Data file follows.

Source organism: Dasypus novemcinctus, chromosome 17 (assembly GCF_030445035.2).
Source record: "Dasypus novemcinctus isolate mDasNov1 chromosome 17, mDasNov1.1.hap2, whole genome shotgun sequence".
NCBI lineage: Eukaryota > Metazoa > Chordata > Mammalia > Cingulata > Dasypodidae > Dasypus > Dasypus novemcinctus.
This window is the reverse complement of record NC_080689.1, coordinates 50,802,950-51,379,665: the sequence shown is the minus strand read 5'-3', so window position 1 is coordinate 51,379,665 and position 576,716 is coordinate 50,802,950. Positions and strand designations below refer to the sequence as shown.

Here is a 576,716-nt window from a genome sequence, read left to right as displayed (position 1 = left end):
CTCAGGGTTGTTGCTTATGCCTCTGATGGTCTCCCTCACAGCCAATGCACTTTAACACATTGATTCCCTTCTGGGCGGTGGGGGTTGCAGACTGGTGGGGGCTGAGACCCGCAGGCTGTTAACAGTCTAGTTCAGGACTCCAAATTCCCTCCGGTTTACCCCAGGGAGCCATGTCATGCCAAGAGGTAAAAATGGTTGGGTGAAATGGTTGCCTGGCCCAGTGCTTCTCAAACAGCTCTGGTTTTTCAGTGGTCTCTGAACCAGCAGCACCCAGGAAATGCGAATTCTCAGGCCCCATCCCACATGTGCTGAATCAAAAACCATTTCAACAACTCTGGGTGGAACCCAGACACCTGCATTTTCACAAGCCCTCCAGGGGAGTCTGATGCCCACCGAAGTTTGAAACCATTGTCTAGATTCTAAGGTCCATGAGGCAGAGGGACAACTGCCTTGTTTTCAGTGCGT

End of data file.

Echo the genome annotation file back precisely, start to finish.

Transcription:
Source organism: Dasypus novemcinctus, chromosome 17 (assembly GCF_030445035.2).
Source record: "Dasypus novemcinctus isolate mDasNov1 chromosome 17, mDasNov1.1.hap2, whole genome shotgun sequence".
NCBI lineage: Eukaryota > Metazoa > Chordata > Mammalia > Cingulata > Dasypodidae > Dasypus > Dasypus novemcinctus.
This window is the reverse complement of record NC_080689.1, coordinates 50,802,950-51,379,665: the sequence shown is the minus strand read 5'-3', so window position 1 is coordinate 51,379,665 and position 576,716 is coordinate 50,802,950. Positions and strand designations below refer to the sequence as shown.

Here is a 576,716-nt window from a genome sequence, read left to right as displayed (position 1 = left end):
CTCAGGGTTGTTGCTTATGCCTCTGATGGTCTCCCTCACAGCCAATGCACTTTAACACATTGATTCCCTTCTGGGCGGTGGGGGTTGCAGACTGGTGGGGGCTGAGACCCGCAGGCTGTTAACAGTCTAGTTCAGGACTCCAAATTCCCTCCGGTTTACCCCAGGGAGCCATGTCATGCCAAGAGGTAAAAATGGTTGGGTGAAATGGTTGCCTGGCCCAGTGCTTCTCAAACAGCTCTGGTTTTTCAGTGGTCTCTGAACCAGCAGCACCCAGGAAATGCGAATTCTCAGGCCCCATCCCACATGTGCTGAATCAAAAACCATTTCAACAACTCTGGGTGGAACCCAGACACCTGCATTTTCACAAGCCCTCCAGGGGAGTCTGATGCCCACCGAAGTTTGAAACCATTGTCTAGATTCTAAGGTCCATGAGGCAGAGGGACAACTGCCTTGTTTTCAGTGCGT